P. somniferum (2n = 22), from the family of Papaveraceae, is one of the two opium poppy species known to biosynthesize morphine30,31. Despite of its importance as an oil plant, opium poppy also produces many benzylisoquinoline alkaloids (BIAs) used in biomedicine, like antitussive codeine and noscapine, anticancer noscapine, antispasmodic papaverine and analgesic morphine. BIA biosynthesis starts with the condensation of dopamine and the 4-hydroxyphenylacetaldehyde (4-HPAA) to yield (S)-norcoclaurine32. After a series of methylation and hydroxylation steps, (S)-norcoclaurine is converted to central intermediate S-reticuline33,34. This step is catalysed by 3′-hydroxy-N-methylcoclaurine 4′-O-methyltransferase (4′OMT)35 (Fig. 1). Several end products such as morphine, noscapine and papaverine are derived from S-reticuline via different BIA pathways. The epimerization of (S)- reticuline to (R)-reticuline results in the production of morphine (morphinian)36. Moreover, the conversion of (S)-reticuline to (S)-scoulerine is catalyzed by Berberine Bridge Enzyme (BBE) and this is the first committed step in the biosynthesis of sanguinarine (benzophenanthridine) and noscapine (phthalideisoquinoline) alkaloids37.
Recently, it has been reported that BIA production in opium poppy can be manipulated by altering the expression of some particular genes in the BIA pathway. Over-expression and TRV-mediated gene silencing studies in opium poppy revealed that the amount of alkaloid biosynthesis could be manipulated in a tissue-specific manner38,39,40,41. Both the over-expression and the silencing of (R, S)-reticuline 7-O-methyltransferase (7OMT) and 3′-hydroxyl-N-methylcoclaurine 4′-O-methyltransferase (4′OMT2) genes revealed their regulatory roles in BIA production in different tissues42. Nevertheless, the roles of these genes cannot be completely understood using the aforementioned strategies. In particular, the previous approaches impacted gene expression at the post-transcriptional level. This results in a significant decrease in gene expression but does not abolish the gene function. This is important, as the biosynthetic pathways do not cease and the production of metabolites continues, which could mask the overall phenotypes regulated by the targeted genes. Therefore the application of gene knock-out strategies, like CRISPR/Cas9, can help address these challenges and increase our understanding of the roles of the genes of interest.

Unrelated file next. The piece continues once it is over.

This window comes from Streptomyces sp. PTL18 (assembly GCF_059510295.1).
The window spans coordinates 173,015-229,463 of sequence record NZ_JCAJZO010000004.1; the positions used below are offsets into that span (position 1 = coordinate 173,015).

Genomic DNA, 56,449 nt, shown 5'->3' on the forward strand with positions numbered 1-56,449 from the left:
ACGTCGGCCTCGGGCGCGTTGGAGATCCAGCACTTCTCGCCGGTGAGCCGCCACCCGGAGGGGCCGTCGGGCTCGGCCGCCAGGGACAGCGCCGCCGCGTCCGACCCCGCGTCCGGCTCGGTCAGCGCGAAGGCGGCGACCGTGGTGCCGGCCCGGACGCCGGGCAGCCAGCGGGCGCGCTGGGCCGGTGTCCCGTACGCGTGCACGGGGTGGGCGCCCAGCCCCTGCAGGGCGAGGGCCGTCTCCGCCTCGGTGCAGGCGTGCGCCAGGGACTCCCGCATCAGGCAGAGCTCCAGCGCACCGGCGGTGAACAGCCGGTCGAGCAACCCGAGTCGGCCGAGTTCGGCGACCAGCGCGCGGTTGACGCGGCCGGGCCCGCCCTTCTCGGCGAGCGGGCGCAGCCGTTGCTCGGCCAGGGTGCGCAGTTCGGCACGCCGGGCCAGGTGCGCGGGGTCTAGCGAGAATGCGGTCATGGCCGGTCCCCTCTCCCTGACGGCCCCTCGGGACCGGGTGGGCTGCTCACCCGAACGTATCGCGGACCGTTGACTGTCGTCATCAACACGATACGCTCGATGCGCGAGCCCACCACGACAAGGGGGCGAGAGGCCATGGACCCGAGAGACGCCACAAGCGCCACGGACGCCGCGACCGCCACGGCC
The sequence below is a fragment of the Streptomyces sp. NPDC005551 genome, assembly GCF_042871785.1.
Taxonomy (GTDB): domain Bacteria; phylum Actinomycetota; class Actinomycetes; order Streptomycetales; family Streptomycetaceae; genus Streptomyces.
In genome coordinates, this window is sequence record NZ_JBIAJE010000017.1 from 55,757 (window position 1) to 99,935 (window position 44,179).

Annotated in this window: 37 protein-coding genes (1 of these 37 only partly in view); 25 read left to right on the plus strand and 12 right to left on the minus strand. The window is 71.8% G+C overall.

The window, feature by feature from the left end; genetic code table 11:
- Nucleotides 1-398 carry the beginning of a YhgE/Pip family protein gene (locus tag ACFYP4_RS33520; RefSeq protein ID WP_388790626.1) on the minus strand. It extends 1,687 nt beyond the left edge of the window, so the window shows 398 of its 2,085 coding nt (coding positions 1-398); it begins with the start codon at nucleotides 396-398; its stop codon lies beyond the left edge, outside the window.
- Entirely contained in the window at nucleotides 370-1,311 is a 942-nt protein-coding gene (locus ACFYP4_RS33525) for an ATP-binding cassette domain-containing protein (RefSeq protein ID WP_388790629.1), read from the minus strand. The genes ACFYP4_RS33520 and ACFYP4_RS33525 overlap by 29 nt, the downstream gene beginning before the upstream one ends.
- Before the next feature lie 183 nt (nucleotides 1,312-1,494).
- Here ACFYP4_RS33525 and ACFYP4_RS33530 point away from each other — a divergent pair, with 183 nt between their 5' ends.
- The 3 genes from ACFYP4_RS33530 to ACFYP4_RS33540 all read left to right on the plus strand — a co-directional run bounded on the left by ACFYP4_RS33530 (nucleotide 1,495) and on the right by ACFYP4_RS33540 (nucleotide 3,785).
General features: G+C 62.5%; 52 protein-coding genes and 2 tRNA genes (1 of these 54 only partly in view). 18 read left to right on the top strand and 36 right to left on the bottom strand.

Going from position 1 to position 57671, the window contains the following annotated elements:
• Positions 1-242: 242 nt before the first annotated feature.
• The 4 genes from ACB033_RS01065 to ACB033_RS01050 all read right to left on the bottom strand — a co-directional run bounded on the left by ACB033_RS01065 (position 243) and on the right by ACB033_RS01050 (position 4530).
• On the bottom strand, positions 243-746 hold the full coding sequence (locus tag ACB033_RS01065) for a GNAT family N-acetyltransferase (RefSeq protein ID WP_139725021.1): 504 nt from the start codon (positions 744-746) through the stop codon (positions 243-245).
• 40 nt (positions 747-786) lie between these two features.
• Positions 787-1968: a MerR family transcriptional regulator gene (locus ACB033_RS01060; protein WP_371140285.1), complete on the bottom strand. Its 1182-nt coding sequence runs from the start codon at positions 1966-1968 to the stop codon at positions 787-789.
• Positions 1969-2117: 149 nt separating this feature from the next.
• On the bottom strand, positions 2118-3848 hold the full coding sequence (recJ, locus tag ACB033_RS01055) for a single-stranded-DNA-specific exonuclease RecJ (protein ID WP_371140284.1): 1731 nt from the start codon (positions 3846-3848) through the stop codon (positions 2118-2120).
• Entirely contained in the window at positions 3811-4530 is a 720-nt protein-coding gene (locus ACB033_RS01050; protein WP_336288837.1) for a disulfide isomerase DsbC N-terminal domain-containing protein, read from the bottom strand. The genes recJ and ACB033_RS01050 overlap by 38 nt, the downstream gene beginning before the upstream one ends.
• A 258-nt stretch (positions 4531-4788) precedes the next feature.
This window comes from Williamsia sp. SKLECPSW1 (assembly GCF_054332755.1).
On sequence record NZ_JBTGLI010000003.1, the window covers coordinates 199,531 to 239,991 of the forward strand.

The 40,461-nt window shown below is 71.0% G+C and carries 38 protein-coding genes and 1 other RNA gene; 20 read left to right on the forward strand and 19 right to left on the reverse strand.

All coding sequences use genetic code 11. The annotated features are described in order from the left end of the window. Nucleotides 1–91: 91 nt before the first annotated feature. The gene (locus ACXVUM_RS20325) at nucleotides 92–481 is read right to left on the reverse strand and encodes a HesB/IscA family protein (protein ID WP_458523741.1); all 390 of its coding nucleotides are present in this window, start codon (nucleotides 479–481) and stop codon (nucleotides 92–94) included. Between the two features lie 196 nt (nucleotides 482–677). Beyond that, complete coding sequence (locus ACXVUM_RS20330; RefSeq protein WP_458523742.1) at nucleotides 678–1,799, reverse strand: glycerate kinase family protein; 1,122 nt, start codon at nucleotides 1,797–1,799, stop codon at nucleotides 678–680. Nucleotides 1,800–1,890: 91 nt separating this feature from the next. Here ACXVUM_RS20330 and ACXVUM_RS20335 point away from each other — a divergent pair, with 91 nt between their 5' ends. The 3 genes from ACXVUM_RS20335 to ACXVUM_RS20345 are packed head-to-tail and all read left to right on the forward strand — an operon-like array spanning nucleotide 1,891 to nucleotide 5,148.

Synthetic vectors are usually used to express CRISPR system components like sgRNAs and Cas9 endonuclease in plant and animal systems. However, synthetic vectors can be expressed in the transfected or transformed cells only and not the neighbouring cells. Additionally, viral vectors are not suitable for nucleic acid constructs like the one encoding SpCas9 (Streptococcus pyogenes Cas9)21. The efficiency of the CRISPR/Cas9 system could be increased by using viral vector backbones for the expression of guide RNAs in plant systems. In this study, we used the CRISPR/Cas9 system to knock out 4′OMT (isoform-2) which is a critical regulatory gene involved in the biosynthesis of some bioactive compounds produced in the medicinal aromatic plant, opium poppy (Papaver somniferum L.) using both synthetic and viral-based delivery systems.
Materials and Methods
P. somniferum (cv. Ofis-95) seeds were obtained from Toprak Mahsulleri Ofisi (TMO, Ankara, Turkey) and grown in a mixture of 50% perlite and 50% peat in an environment of 24/20 °C with 16/8 hours light/dark and 60% humidity in a plant growth cabinet.
Vectors of 46965, 46966, 46968, and 48002 were purchased from Addgene (www.addgene.org, MA, US) while pTRV2::AtU6p::sgRNA_4OMT2 (Supplementary Fig. S1), pICH47751::AtU6p::sgRNA_4OMT2 (Supplementary Fig. S2), and pTRV1 were synthesized in our lab. Plasmid isolations were carried out using GeneJET Plasmid Miniprep Kit (Thermo Scientific, Massachusetts, US) according to the manufacturer’s protocol. The sgRNA delivery constructs were specifically designed to target and edit the 4′OMT2 sequence (GenBank ID: AY217334.1) (Supplementary Fig. S3).